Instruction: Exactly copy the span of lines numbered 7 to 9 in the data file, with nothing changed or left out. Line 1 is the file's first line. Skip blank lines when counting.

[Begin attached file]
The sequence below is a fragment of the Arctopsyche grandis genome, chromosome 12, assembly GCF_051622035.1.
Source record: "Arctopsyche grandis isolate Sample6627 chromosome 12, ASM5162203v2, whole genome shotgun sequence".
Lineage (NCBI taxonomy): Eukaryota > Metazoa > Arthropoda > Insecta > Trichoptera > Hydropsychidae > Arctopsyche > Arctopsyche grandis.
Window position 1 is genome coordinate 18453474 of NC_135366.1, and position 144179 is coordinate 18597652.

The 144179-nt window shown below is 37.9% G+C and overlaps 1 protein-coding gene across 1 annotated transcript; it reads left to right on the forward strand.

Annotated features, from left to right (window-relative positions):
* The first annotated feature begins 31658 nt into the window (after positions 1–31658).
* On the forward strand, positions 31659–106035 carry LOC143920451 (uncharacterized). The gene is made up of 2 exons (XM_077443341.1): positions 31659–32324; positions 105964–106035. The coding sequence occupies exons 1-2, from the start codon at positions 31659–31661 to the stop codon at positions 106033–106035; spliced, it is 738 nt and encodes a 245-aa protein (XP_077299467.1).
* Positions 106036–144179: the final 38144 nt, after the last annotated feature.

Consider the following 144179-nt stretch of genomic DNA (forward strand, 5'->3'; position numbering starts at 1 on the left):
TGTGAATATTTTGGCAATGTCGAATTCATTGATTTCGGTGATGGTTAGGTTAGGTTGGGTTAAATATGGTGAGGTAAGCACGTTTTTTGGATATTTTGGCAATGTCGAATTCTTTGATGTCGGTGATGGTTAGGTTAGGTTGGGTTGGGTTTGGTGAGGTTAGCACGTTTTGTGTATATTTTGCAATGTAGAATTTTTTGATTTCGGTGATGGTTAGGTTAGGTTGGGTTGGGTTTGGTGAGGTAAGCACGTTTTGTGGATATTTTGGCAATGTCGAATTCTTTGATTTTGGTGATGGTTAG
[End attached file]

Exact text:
* The first annotated feature begins 31658 nt into the window (after positions 1–31658).
* On the forward strand, positions 31659–106035 carry LOC143920451 (uncharacterized). The gene is made up of 2 exons (XM_077443341.1): positions 31659–32324; positions 105964–106035. The coding sequence occupies exons 1-2, from the start codon at positions 31659–31661 to the stop codon at positions 106033–106035; spliced, it is 738 nt and encodes a 245-aa protein (XP_077299467.1).
* Positions 106036–144179: the final 38144 nt, after the last annotated feature.